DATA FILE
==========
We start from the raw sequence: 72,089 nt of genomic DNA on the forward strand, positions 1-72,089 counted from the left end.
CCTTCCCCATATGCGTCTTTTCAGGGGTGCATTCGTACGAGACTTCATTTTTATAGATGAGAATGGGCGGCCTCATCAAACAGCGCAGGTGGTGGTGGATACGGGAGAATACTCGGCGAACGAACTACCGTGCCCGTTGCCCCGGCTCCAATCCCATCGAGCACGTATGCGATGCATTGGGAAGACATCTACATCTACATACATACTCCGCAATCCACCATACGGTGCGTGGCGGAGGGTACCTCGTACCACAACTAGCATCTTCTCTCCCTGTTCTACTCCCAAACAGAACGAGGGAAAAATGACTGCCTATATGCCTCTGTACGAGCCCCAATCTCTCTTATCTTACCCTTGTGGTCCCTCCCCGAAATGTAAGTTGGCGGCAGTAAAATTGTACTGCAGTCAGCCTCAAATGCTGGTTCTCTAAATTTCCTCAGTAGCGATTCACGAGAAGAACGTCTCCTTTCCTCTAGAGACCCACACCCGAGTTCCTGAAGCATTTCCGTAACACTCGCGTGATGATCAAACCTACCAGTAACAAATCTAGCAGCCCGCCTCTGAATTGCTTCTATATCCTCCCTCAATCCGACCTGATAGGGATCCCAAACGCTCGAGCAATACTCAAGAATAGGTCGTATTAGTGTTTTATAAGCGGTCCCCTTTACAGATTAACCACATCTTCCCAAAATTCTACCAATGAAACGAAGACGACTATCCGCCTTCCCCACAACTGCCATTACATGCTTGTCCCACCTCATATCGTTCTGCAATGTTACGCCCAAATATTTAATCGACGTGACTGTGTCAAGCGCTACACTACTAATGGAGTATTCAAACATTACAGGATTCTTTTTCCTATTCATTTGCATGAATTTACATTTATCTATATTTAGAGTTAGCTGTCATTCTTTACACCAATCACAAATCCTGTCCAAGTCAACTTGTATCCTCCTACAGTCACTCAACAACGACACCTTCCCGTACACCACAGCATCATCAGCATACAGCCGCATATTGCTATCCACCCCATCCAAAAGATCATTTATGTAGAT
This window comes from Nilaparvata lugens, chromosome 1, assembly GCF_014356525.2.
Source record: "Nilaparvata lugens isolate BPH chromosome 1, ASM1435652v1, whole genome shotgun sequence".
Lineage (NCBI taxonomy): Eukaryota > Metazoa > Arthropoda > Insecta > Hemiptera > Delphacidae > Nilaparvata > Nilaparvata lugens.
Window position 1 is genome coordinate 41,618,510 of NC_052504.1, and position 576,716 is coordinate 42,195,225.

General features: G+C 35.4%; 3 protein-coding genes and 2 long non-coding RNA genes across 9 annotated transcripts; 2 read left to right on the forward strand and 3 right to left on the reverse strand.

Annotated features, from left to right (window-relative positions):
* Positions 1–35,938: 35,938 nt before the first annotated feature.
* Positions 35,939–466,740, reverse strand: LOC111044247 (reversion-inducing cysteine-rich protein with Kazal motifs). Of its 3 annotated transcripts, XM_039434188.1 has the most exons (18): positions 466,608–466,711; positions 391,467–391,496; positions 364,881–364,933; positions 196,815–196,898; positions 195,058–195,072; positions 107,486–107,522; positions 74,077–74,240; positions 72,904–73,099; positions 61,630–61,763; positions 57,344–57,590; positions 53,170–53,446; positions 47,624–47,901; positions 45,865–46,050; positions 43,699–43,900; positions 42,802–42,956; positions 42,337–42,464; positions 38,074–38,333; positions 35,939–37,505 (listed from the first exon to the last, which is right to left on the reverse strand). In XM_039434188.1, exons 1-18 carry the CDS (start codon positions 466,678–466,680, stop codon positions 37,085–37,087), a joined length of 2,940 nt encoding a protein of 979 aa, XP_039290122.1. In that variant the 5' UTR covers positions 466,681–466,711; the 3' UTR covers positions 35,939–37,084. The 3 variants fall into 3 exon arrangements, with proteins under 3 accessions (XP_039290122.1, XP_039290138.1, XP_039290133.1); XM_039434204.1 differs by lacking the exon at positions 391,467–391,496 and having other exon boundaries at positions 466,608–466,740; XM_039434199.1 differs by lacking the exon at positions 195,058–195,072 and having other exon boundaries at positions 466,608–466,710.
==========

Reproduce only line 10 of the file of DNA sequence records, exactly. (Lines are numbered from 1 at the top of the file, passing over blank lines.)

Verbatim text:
* Positions 35,939–466,740, reverse strand: LOC111044247 (reversion-inducing cysteine-rich protein with Kazal motifs). Of its 3 annotated transcripts, XM_039434188.1 has the most exons (18): positions 466,608–466,711; positions 391,467–391,496; positions 364,881–364,933; positions 196,815–196,898; positions 195,058–195,072; positions 107,486–107,522; positions 74,077–74,240; positions 72,904–73,099; positions 61,630–61,763; positions 57,344–57,590; positions 53,170–53,446; positions 47,624–47,901; positions 45,865–46,050; positions 43,699–43,900; positions 42,802–42,956; positions 42,337–42,464; positions 38,074–38,333; positions 35,939–37,505 (listed from the first exon to the last, which is right to left on the reverse strand). In XM_039434188.1, exons 1-18 carry the CDS (start codon positions 466,678–466,680, stop codon positions 37,085–37,087), a joined length of 2,940 nt encoding a protein of 979 aa, XP_039290122.1. In that variant the 5' UTR covers positions 466,681–466,711; the 3' UTR covers positions 35,939–37,084. The 3 variants fall into 3 exon arrangements, with proteins under 3 accessions (XP_039290122.1, XP_039290138.1, XP_039290133.1); XM_039434204.1 differs by lacking the exon at positions 391,467–391,496 and having other exon boundaries at positions 466,608–466,740; XM_039434199.1 differs by lacking the exon at positions 195,058–195,072 and having other exon boundaries at positions 466,608–466,710.